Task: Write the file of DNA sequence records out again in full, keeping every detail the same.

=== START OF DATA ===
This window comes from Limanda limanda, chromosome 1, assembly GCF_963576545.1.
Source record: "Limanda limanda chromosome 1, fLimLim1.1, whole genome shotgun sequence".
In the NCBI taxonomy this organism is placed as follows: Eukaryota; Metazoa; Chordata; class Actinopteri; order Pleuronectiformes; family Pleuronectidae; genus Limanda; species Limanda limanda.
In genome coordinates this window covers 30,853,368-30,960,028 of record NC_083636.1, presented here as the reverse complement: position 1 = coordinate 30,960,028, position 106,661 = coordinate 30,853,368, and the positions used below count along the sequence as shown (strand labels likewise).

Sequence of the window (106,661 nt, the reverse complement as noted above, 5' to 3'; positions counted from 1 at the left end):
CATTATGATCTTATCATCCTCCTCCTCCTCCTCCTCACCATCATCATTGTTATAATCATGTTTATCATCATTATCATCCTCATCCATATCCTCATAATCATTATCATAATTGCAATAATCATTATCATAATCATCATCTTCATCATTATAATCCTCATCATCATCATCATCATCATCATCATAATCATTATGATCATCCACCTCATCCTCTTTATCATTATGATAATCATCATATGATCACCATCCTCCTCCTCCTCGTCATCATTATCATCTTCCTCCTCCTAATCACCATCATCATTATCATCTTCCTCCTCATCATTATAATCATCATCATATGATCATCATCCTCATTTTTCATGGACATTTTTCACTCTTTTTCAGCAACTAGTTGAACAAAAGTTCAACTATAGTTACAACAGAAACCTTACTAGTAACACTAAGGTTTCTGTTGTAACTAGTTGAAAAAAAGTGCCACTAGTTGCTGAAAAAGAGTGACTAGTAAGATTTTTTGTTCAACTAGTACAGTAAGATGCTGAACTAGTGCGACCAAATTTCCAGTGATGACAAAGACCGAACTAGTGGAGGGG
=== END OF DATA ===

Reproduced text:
This window comes from Limanda limanda, chromosome 1, assembly GCF_963576545.1.
Source record: "Limanda limanda chromosome 1, fLimLim1.1, whole genome shotgun sequence".
In the NCBI taxonomy this organism is placed as follows: Eukaryota; Metazoa; Chordata; class Actinopteri; order Pleuronectiformes; family Pleuronectidae; genus Limanda; species Limanda limanda.
In genome coordinates this window covers 30,853,368-30,960,028 of record NC_083636.1, presented here as the reverse complement: position 1 = coordinate 30,960,028, position 106,661 = coordinate 30,853,368, and the positions used below count along the sequence as shown (strand labels likewise).

Sequence of the window (106,661 nt, the reverse complement as noted above, 5' to 3'; positions counted from 1 at the left end):
CATTATGATCTTATCATCCTCCTCCTCCTCCTCCTCACCATCATCATTGTTATAATCATGTTTATCATCATTATCATCCTCATCCATATCCTCATAATCATTATCATAATTGCAATAATCATTATCATAATCATCATCTTCATCATTATAATCCTCATCATCATCATCATCATCATCATCATAATCATTATGATCATCCACCTCATCCTCTTTATCATTATGATAATCATCATATGATCACCATCCTCCTCCTCCTCGTCATCATTATCATCTTCCTCCTCCTAATCACCATCATCATTATCATCTTCCTCCTCATCATTATAATCATCATCATATGATCATCATCCTCATTTTTCATGGACATTTTTCACTCTTTTTCAGCAACTAGTTGAACAAAAGTTCAACTATAGTTACAACAGAAACCTTACTAGTAACACTAAGGTTTCTGTTGTAACTAGTTGAAAAAAAGTGCCACTAGTTGCTGAAAAAGAGTGACTAGTAAGATTTTTTGTTCAACTAGTACAGTAAGATGCTGAACTAGTGCGACCAAATTTCCAGTGATGACAAAGACCGAACTAGTGGAGGGG